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Dublin Airport’s conveniently invisible passengers

Some might argue DAA’s 31.908 million total doesn’t quite add up

Much like skinning a cat, it seems there is more than one way to tally the number of bodies that pass through Dublin Airport.

During the week, Dublin Airport operator DAA confirmed it managed to contain passenger numbers to 31.908 million in 2023, just shy of the 32 million cap imposed by planning conditions from Fingal County Council.

That is, of course, if you choose not to count some 1,082 million people who took a connecting flight through the airport.

As a side note, that would double to 2.164 million passengers if you use aviation reporting standards, and “double-count” connecting passengers to include their arriving and departing flights.


DAA’s 31.908 million total also excludes 532,222 people who did not set foot within the airport’s two terminals, such as transit passengers that didn’t exit their plane, or those travelling with search and rescue or air ambulances.

If those who technically didn’t walk through the front door of Dublin Airport are counted in the overall figure, and connecting passengers are only counted once, last year’s total was 33.522 million.

In 2019, total passenger numbers at the airport reached 32.9 million. At the time, DAA also separated out connecting passenger numbers, noting the total number of people that “started and ended their journey at Dublin Airport” was about 30.7 million.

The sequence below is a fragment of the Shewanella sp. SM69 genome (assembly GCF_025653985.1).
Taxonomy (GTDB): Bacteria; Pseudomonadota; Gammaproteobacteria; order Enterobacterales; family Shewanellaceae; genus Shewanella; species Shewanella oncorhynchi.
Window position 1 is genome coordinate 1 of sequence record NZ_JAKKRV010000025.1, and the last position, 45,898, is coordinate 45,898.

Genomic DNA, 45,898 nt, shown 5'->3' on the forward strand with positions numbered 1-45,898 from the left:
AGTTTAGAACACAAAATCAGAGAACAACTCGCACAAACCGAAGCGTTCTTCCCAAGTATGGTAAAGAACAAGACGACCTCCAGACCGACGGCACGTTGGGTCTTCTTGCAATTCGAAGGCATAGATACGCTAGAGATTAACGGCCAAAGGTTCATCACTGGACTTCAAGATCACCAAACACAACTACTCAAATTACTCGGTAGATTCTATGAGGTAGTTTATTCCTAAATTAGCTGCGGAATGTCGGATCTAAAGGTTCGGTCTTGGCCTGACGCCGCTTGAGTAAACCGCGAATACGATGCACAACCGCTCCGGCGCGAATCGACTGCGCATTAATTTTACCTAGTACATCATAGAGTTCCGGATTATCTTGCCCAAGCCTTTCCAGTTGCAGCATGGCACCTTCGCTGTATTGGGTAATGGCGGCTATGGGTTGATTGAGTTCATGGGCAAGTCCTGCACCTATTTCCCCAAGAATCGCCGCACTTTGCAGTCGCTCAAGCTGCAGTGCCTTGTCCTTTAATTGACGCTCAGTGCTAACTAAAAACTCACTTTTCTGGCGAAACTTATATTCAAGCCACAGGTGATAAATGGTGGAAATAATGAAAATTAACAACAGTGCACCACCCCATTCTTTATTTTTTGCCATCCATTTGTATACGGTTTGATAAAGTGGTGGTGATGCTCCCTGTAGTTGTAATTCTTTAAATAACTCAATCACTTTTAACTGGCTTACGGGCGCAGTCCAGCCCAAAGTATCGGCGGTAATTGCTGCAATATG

In a referral to the council in 2019, DAA said the 32 million cap was put in place by planners to limit pressure on the road network surrounding the airport, and that passengers not using those roads shouldn’t be counted in the overall figure.

DAA also maintains the 32 million cap only applies to its two terminals, and not other parts of the airport such as the Pier 4 and passenger transfer facility that opened in 2018 to cater for connecting flyers.

When the question of how the numbers should be totted up was passed up the line to An Bord Pleanála (ABP), an inspector’s report disagreed with DAA’s “narrow interpretation” of the passenger cap.

That inspector produced a draft order, which would have clarified that connecting passengers should still be counted in the overall total. Conveniently for DAA, the draft order was never signed by ABP.

In 2020 the planning body said interpretation of the passenger cap planning conditions wasn’t something it could consider, as it fell outside the scope of a referral under section 5(4) of the Planning and Development Act 2000.

No matter how you splice and dice it, it could be a couple of years before DAA gets an answer on its latest planning application to the council to increase its passenger cap to 40 million.

In the meantime, some might argue the numbers don’t quite add up.